- Diversity, Equity, & Inclusion
By Ryan Clark
CHS Communications Director
Congratulations go out to all of our students and faculty who presented at the Fourth Annual SURE Event, or Substance Use Research Event, earlier this month at the Gatton Student Center.
UK Physician Assistant Studies students presented a poster entitled “Preparedness to Treat Substance Use Disorder: Insights from Kentucky Physician Assistants.” The team included: Class of 2022 students Courtney Fields, Drew Greenlee, Annaka Hoffman, Micaela Magsig Benton, Jonathan Ross; and Faculty mentors Scott Black, MD, and Leslie Woltenberg, PhD.
This study utilized an anonymous survey to evaluate the perceived preparedness of Physician Assistant professionals currently practicing in the state of Kentucky in regards to preparedness to treat Substance Use Disorder (SUD).
About 25 percent of participants reported they “moderately agree” to feeling prepared to treat patients with SUD. Correlations were observed with self-reported perception of preparedness with respect to: frequency of encounters PAs experienced with SUD patients, on-the-job training specific to SUD treatment and completion of relevant continuing medical education (CME) credits.
Implications for the future may include considerations for masters-level trainees (i.e. seminar and/or rotation experiences) and post-graduate opportunities (i.e. CME and residencies).
“We are so proud of this remarkable student research team and their representation at the SURE conference,” Woltenberg said. “This team conducted meaningful research relevant to the needs of our state and they exemplify the transformative leadership component of our mission.”
“Substance Use Disorder is a disease that affects not just patients but entire families,” said student Drew Greenlee. “When providers feel more prepared to treat SUD in their patients, they become capable of sparking positive changes for Kentucky families that can pay exponential dividends across generations. One stone can cause a ripple that reaches all shores, and PAs in Kentucky are needed now more than ever to spark small changes that can lead to large rewards among those with addiction issues in this state.”
He said the role of PA is constantly evolving, “with PAs poised to care for patients suffering from all kinds of illness, including Substance Use Disorder. Patients with addiction issues often need empathy and compassion from their healthcare providers,” he continued. “With the mission of the UKPA program to provide Kentucky with ‘caring and compassionate’ PAs, what better way to help facilitate that mission than this research project, which aimed to take a look into how best we can educate and prepare PAs to care for patients with addiction issues.”
Another student, Annaka Hoffman, agreed.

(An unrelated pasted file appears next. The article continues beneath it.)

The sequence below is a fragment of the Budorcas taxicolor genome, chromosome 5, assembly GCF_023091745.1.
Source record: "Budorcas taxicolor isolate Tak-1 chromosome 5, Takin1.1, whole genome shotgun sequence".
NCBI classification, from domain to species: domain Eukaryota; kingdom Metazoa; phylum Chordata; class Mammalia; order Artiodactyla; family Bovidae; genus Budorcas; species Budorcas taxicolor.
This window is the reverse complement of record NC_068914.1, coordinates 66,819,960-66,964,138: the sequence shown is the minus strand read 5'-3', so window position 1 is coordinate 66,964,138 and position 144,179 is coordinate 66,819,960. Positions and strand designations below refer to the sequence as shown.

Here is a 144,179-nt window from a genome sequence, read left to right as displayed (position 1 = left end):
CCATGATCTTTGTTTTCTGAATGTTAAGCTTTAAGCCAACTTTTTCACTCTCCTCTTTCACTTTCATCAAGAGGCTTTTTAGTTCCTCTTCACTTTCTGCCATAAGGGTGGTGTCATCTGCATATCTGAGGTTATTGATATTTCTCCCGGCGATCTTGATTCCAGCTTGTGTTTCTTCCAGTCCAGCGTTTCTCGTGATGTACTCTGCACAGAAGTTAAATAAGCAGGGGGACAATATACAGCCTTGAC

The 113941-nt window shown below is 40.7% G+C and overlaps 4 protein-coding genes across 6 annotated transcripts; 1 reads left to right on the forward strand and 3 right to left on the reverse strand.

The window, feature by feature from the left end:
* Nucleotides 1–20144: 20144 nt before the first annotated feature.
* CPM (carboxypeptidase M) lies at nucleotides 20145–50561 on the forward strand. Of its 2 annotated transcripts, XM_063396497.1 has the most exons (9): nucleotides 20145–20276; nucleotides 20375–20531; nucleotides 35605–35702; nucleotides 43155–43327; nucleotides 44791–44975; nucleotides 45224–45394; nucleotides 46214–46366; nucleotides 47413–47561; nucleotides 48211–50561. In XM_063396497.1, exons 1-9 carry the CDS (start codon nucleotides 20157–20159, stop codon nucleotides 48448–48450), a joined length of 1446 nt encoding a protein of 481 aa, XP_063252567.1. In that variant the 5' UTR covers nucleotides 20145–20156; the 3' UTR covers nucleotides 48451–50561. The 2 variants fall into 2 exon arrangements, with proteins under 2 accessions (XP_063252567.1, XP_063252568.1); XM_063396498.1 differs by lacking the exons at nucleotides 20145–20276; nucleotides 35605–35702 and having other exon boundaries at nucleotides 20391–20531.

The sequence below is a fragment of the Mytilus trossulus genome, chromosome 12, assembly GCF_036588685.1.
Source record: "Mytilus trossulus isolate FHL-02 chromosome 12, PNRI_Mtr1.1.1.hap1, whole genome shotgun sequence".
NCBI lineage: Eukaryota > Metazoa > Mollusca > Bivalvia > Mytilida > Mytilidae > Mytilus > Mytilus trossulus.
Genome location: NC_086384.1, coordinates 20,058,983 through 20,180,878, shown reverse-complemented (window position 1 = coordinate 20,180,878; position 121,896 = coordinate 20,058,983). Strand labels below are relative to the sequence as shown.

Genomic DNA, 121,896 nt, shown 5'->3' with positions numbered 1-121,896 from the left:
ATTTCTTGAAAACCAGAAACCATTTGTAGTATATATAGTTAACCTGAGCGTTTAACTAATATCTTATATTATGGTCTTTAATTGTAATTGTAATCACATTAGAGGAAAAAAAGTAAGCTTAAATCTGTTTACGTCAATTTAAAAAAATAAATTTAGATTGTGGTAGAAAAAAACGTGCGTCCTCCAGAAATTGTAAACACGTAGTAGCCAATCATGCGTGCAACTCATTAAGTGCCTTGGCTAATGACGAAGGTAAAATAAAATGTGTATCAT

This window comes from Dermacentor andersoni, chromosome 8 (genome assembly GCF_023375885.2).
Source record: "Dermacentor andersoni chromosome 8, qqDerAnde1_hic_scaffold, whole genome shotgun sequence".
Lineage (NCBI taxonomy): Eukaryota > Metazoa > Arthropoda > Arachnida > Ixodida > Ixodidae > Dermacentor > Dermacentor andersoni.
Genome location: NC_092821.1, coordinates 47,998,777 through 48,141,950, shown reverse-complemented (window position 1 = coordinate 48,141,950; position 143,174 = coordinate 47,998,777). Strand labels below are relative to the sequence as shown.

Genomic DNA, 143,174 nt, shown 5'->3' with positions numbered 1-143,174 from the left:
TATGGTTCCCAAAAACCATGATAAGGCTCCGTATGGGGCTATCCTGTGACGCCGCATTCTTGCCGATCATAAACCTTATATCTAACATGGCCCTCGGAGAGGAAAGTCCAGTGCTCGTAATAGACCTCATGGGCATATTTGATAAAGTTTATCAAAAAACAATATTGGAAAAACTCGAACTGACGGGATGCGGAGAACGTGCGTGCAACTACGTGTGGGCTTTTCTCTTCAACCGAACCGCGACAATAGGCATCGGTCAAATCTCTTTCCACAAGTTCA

“Understanding clinical research is being comfortable accessing, interpreting, and applying (evidence-based medicine) to patient care,” she said. “It is important as a provider to access the literature often to stay up to date on current and best practices; research rare, newly understood, or evolving diagnoses/treatments; and provide the most accessible, efficient, and affordable care to all patients. Having experience with clinical research can also create opportunities as a provider to participate or lead research projects in practice, contributing to and improving the larger pool of medical literature.”
“I believe our timing with this project was critical as PAs gain more autonomy in our state,” Courtney Fields said. “I am proud to be a part of this team and add this important knowledge and awareness about treating SUD.”
But the faculty got into the act, too.
Karen Clancy, Ph.D., Cheryl Vanderford, MSPAS, PA-C, and Stacey Slone, MS, presented a research poster sponsored by the University of Kentucky’s Substance Use Disorder Research Priority Area.
The poster, entitled, “Opioid Prescribing Behaviors During the COVID-19 Pandemic,” gathered data utilizing a 29-item survey conducted anonymously via Qualtrics.
The electronic survey for opioid prescribing providers consisted of inquiries related to participant demographics, patient encounters and workload prior to and since the COVID-19 pandemic, confidence level with difficult conversations, and inquiries related to factors influencing opioid prescribing patterns.
The findings reveal that participants perceived the COVID-19 pandemic influenced access to specific non-opioid pain management services. Access to such services also influenced some participants’ opioid prescribing behaviors.
Next steps include further research into strategic, novel infrastructure enhancing accessibility to such services.
For more information on the SURE Conference, click here.